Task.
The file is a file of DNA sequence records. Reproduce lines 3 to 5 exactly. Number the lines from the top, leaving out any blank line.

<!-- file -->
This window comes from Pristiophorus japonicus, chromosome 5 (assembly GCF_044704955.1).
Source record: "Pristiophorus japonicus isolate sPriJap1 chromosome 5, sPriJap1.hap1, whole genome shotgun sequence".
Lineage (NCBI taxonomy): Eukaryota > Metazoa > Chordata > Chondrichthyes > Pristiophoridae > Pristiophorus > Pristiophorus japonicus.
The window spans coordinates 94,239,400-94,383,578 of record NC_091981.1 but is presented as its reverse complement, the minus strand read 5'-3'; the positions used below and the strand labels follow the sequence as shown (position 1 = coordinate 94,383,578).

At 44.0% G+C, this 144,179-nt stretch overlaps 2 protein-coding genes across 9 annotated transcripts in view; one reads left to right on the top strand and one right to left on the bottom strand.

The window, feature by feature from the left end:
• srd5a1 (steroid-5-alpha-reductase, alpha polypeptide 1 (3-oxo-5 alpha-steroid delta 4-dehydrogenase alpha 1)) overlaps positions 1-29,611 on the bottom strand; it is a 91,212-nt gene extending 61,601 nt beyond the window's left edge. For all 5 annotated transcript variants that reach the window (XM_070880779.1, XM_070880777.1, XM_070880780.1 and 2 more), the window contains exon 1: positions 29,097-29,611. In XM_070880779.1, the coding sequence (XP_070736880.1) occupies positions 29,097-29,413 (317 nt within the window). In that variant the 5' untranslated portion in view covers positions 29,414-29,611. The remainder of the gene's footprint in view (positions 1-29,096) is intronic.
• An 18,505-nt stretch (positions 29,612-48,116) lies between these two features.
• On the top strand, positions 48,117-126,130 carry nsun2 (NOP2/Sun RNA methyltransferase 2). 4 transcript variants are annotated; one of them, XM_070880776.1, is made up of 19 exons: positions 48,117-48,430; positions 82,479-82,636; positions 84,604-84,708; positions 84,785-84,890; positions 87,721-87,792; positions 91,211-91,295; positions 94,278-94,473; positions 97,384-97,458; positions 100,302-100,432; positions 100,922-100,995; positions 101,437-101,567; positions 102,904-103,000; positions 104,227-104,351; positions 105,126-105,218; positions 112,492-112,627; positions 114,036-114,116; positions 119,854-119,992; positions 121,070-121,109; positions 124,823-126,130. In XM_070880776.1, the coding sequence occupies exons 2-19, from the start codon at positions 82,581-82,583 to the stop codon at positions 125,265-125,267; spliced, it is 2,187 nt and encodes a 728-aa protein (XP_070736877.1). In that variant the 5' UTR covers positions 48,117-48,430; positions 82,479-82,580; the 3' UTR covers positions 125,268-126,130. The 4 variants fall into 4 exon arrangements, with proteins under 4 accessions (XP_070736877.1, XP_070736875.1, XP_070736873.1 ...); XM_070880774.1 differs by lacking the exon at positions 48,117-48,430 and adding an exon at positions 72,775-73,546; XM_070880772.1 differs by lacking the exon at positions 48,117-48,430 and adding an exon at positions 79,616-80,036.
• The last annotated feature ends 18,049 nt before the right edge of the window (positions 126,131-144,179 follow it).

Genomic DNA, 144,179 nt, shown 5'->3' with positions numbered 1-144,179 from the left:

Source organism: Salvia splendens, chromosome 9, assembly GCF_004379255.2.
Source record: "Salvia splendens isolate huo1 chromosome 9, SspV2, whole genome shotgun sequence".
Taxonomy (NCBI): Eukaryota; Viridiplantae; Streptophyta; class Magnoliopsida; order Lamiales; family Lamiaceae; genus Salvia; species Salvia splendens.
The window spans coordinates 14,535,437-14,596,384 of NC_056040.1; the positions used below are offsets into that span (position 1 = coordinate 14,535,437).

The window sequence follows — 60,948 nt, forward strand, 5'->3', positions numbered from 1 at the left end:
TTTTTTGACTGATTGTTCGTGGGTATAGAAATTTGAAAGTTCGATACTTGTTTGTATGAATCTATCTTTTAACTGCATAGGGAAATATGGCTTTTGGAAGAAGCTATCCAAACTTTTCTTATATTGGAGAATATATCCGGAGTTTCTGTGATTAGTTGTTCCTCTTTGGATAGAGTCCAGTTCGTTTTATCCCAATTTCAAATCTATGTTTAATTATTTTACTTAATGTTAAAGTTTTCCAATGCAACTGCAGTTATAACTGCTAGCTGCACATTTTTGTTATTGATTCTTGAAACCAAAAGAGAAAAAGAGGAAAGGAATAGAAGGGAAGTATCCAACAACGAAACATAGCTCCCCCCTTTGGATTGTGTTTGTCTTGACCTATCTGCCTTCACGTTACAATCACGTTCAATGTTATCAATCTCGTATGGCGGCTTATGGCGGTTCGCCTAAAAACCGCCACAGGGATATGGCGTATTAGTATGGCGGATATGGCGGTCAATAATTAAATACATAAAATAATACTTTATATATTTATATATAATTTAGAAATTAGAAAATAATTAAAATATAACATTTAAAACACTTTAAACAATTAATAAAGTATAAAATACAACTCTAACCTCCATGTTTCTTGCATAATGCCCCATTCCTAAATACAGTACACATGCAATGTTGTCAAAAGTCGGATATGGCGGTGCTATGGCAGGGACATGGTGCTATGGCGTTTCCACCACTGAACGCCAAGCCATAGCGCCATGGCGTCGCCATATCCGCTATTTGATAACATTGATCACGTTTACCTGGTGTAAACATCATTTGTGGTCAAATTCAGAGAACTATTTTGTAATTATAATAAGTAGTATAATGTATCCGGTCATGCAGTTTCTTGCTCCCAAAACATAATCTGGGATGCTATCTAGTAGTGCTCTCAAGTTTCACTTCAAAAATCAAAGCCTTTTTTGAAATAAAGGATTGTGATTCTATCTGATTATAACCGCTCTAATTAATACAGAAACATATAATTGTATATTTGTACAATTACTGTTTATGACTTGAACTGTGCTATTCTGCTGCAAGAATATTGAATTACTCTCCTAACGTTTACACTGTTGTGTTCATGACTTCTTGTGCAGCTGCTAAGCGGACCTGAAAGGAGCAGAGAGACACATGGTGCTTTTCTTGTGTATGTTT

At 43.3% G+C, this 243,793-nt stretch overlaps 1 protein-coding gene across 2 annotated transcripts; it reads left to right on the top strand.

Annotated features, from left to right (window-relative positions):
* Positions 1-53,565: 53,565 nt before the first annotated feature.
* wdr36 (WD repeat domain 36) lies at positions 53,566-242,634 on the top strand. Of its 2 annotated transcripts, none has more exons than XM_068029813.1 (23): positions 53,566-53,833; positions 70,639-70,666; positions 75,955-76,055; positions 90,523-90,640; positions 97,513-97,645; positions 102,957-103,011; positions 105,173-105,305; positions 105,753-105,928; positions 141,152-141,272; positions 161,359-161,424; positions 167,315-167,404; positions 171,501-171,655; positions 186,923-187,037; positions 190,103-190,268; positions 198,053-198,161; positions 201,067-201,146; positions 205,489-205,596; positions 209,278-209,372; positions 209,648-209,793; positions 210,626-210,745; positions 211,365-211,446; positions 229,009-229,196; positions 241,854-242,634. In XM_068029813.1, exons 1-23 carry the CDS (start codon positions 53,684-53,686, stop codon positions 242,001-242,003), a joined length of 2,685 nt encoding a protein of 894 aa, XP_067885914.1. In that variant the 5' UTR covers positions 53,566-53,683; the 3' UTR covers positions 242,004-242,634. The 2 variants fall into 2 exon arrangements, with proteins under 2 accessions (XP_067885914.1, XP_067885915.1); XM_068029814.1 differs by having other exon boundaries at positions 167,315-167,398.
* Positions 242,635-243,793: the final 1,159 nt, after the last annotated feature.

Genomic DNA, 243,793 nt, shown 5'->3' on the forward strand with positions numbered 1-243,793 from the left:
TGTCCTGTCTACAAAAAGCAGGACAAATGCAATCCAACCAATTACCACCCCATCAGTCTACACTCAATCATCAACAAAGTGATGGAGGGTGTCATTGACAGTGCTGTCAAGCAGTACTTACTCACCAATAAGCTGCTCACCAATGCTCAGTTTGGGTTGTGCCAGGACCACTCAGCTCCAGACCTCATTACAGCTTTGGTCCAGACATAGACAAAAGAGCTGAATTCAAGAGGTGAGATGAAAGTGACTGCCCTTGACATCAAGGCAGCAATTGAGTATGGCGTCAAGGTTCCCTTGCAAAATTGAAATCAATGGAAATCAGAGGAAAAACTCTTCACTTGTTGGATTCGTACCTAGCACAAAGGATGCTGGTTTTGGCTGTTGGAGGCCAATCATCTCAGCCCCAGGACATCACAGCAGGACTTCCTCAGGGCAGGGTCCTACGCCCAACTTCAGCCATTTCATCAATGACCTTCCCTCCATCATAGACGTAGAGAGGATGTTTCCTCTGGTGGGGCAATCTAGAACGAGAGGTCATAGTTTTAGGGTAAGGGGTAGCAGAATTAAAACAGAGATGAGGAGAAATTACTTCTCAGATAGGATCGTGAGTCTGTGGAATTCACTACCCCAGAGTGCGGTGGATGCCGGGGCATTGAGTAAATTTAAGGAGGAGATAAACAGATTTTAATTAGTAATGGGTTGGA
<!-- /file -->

Lineage (NCBI taxonomy): Eukaryota > Metazoa > Chordata > Chondrichthyes > Pristiophoridae > Pristiophorus > Pristiophorus japonicus.
The window spans coordinates 94,239,400-94,383,578 of record NC_091981.1 but is presented as its reverse complement, the minus strand read 5'-3'; the positions used below and the strand labels follow the sequence as shown (position 1 = coordinate 94,383,578).

At 44.0% G+C, this 144,179-nt stretch overlaps 2 protein-coding genes across 9 annotated transcripts in view; one reads left to right on the top strand and one right to left on the bottom strand.